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Imperial College Researchers Discover That CBD Blocks Pain Pathways

Imperial College Researchers Discover That CBD Blocks Pain Pathways

Those who truly believe that Cannabis is a therapeutic and has a number of medicinal properties, particularly pertaining to pain management. New research that was undertaken by Imperial College in London may be able to explain why cannabis provides pain relief. The research focused on how CBD, a key active compound within cannabis, acts on nerve cells within the body.

A research team that was directed by Michael Sodergren discovered that rat neurons cultured in a laboratory could be made less sensitive to capsaicin. Capsaicin is an active component within chilli peppers. It is a chemical irritant to humans and mammals too. It produces a sensation of burning with any tissue that it encounters. 

The research team discovered that CBD blocked pain signalling pathways. In comparison with untreated neurons, the nerve cells that were treated with CBD seeing an increase in calcium and a reduction in the levels of cAMP, which is a key signalling molecule in the pain pathways.

According to the Imperial College research team, the findings illustrate how cannabis compounds directly act on neurons. This could provide an explanation as to why CBD has a therapeutic effect in patients with acute and chronic pain.

Studies such as this are vital to collate clinical evidence that begins to gather a true understanding of how cannabis derived molecules such as CBD can assist those living in pain. This is a substantial finding and may lead further research being carried out to develop an even more comprehensive appreciation of how CBD can block pain pathways.

What is CBD?

CBD is the shorthand for cannabidiol. CBD is a chemical compound that is found within the Cannabis Sativa plant.  More commonly known as marijuana or hemp. 

CBD is a naturally occurring substance and there is increasing evidence to support claims that it can assist with inflammation, pain, sleep, anxiety and stress

CBD is available in the UK in a variety of forms. The most common CBD product on the market is CBD oil. CBD oil is placed underneath the tongue to be absorbed by the blood vessels under the tongue. This is an efficient method of using CBD.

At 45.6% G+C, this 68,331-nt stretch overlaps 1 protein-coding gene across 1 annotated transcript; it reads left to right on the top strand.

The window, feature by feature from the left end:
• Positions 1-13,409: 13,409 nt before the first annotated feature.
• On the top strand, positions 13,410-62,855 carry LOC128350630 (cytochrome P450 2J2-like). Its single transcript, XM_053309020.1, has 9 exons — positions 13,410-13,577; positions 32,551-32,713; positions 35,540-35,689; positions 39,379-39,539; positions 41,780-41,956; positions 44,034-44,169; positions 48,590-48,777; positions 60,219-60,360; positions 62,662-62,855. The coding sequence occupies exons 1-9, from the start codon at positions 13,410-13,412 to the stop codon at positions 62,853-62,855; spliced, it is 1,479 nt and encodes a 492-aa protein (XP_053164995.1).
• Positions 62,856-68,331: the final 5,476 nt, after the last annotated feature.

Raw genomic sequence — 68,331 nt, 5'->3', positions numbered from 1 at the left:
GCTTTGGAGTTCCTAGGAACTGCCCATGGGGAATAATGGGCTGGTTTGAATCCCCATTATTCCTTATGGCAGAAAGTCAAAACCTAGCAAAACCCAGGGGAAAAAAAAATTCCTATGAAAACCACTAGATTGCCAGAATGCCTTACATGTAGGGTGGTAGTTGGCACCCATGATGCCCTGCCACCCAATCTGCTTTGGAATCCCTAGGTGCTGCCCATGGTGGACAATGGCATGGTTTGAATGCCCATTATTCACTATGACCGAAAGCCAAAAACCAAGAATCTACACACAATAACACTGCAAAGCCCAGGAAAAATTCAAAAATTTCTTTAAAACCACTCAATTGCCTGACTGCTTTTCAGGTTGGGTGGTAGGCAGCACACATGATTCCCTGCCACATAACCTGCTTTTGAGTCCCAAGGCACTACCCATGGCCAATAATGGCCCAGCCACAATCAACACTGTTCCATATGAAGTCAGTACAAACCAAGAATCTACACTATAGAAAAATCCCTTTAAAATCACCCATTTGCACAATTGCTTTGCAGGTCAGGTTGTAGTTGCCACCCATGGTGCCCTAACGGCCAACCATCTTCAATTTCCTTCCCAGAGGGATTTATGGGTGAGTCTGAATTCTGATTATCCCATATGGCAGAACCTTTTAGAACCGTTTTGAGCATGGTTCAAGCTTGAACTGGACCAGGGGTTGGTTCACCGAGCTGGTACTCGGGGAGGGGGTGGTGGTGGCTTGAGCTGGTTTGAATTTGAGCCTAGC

CBD Patches are becoming an increasingly popular method of using CBD. A CBD Patch is similar in size to a normal plaster. However, it is infused with CBD. To get relief from symptoms of chronic issues, you simply apply the CBD patch to venous part of your body, like the top of your arm, inside of your wrist or on your ankle. The Patch is to be kept on for 24 Hours to achieve the maximum effect.

Your body heat activates the patch and causes it to release a small amount of CBD through your skin and into your bloodstream. Think of it like an IV without the pesky needles.

When you apply a transdermal CBD Patch to your skin, you set up a drug concentration gradient. That means the patch contains a lot of cannabinoid, while your skin does not. When a substance (like heat or CBD) is in high concentration, it naturally wants to spread out into the surrounding area.

We recommend that you place the Patch on the outer side of your upper arm for a period of 24 hours for the most effective results.

This concept is similar to pouring boiling water into a coffee mug and leaving it sitting on your counter. The hot water contains a lot of heat, while the atmosphere around it doesn’t, because of this difference (the gradient), the heat naturally “spreads out” into the air around it.

The nice thing about transdermal delivery is that it bypasses your lungs, liver, and stomach (places where your body filters or breaks down the cannabinoid). This means you get 100 percent of the CBD.

CBD Vapes are also a very popular product, especially with younger consumers of CBD.

CBD drinks are also a growing market. CBD drinks are affordable and can easily fit in with your daily routine. They taste great too which is important to some CBD users who do not like the taste.

1 comment

  • I have fentanyl 72hr patches. Have been on them for about 5 years. Would they be as effective?

    Heather

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